Initially before I got my first car, our little Newcastle-based squad used to cycle over to ride on the racy new Shields track at Temple Park, To me it was both terrible and awesome at the same time! The thing was sat half inside a natural bowl so one bend was nicely banked up. The other end, however, was nicely banked DOWN, off-camber and tricky to negotiate. And one straight was distinctly and visibly lower than t'other so you climbed a hill into the fourth bend and flew down one into the second. And that bl@@dy starting gate! The dozy effers who built it used tarmac, which would have been fine but they were the last of the Council workers on site after the beautiful red shale surface had been laid (well, it was red ash, a wee bit lumpier than your average Finest Warwickshire "Arbury" Red and perhaps not so "beautiful"!).
Consequently, the Friday Afternooners (whatever day it was, these lads were definitely Friday folk!) decided against the laborious task of digging out a trough for the black stuff and just dumped it on top! I kid you not, it was like hitting a kerb at 25 miles an hour, such was the severity of the sloping front of the tarmac. So ideally you'd have to haul up on your handlebars on the approach and lift the bike over the severe step! If you were engaged in hot pursuit or manic defence at the time and forgot about the ramp, it would throw you off-course nicely and present your challenger with a great passing opportunity into the first bend.
I can only remember having two big matches on it against tough opposition. Of course I exclude the visit of Newcastle who ran us very close! One was Scottish Rangers (Edinburgh) and the other Stradbroke Arrows (Sheffield) for whom the Fordham Brothers, Eddie 19 and Gary 13 (!) were building a reputation to rival Mike Cockroft and Mark Dangerfield (Halifax), Derek Garnett and Vic Hinchcliffe (Manchester) and Roger Ellis and Ivor Walsh (Birmingham) as a pairing to be feared. Both matches resulted in heavy defeats for us. That track disappeared under the new Temple Park Leisure Centre about ten years after we stopped using it, that being when Les moved south and Ray and Mike both disappeared from the scene, we assumed through working away.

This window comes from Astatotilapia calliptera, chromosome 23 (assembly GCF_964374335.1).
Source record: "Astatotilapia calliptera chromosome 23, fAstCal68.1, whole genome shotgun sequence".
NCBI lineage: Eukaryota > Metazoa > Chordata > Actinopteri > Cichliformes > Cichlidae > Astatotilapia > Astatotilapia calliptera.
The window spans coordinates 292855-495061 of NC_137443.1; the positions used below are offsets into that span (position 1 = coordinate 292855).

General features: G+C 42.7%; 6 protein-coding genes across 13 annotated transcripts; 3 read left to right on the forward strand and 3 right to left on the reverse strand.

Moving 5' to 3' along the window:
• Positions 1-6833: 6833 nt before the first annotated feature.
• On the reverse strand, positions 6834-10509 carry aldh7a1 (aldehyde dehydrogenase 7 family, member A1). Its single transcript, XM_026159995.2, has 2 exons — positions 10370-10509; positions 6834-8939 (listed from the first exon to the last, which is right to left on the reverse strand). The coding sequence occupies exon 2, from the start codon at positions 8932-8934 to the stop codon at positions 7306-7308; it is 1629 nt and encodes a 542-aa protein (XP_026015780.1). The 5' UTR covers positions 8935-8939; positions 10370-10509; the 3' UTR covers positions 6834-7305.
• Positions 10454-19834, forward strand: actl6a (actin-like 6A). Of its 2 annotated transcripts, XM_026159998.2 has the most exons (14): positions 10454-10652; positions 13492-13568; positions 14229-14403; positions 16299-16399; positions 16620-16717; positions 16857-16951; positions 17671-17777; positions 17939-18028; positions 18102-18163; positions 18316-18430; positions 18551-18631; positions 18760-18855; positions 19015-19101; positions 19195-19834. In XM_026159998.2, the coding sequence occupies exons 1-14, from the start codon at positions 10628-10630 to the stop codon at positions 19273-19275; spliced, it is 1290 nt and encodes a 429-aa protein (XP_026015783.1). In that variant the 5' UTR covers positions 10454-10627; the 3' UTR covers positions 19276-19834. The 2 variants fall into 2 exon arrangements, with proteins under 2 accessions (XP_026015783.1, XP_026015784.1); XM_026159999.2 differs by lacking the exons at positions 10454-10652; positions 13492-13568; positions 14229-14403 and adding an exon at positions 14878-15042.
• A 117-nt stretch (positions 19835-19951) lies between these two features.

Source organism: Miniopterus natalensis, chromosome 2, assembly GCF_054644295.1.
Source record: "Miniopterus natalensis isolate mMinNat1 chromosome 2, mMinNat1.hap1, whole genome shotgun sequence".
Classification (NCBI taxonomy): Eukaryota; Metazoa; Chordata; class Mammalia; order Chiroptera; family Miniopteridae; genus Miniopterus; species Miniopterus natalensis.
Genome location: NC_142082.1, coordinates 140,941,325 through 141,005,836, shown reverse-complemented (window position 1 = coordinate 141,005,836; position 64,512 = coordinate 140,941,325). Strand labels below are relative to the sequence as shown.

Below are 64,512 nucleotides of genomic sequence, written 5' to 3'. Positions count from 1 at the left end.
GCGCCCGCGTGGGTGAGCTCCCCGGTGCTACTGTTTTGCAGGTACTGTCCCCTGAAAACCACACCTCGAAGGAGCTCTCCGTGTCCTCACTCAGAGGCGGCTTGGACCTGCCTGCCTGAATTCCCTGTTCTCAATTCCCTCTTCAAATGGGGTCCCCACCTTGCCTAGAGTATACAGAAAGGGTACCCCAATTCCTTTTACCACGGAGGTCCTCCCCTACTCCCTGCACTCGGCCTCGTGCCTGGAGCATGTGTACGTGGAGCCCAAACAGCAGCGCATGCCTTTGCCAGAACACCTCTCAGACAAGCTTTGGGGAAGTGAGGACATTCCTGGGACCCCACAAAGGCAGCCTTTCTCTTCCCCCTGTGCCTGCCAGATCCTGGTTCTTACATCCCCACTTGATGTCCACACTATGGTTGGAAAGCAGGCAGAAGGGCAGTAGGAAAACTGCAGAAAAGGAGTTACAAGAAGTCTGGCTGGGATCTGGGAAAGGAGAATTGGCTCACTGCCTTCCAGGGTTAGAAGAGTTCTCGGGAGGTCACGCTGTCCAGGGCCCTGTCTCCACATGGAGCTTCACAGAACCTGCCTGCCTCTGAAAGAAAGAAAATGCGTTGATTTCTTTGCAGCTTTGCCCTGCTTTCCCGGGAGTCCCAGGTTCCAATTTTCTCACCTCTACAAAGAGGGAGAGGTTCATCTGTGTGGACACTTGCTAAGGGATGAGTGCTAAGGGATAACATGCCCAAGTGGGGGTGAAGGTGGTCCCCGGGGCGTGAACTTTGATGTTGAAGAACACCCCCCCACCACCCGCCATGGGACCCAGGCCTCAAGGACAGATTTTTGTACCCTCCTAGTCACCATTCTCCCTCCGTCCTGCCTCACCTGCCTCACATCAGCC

We'd return after the match by Tyne Pedestrian Tunnel or the Shields Ferry which dropped us off nicely at the bottom of the steep bank up to the Hot & Cold Drinks Shop in North Shields. This fabulous little corner shop could serve you any-flavour-you-like drink or iced cream, and I mean ANY! That sugar (or alky in some cases!) kick gave us the energy needed to skedaddle back to our various abodes throughout Newcastle and avoid the Constabulary who had nowt better to do than stop us for having no brakes. Actually most of us finally cottoned on and used to hang a front brake on temporarily, as that was all the Officeurs of the Lur demanded.
Here's my racing shirt shown while I was hovering in the pits at the 1968 Newcastle Rider's Final:
speaking of which, Frankie Auffret is adamant I stopped him winning this one when I fell down the hole at the first bend and brought him down with me!
From bottom left, clockwise: GB flag (fiercely patriotic!), NACSA, Eastfield Eagles (even more fiercely proud), Newcastle Speedway Supporters Club, East of Scotland CSA. As you can see, or rather CAN'T see, my proudest possession of all - my Newcastle Vikings badge - isn't there. And that's because I'd deserted for South Shields at this time and taken it off my shirt, shame on me! However, it wasn't too long before I, and in fact all of us, were back in the Vikings fold again. Here's the same shirt, same season, same track but now resplendent with Vikings identity on left shoulder! And yes, that white-clad gent was just behind me here.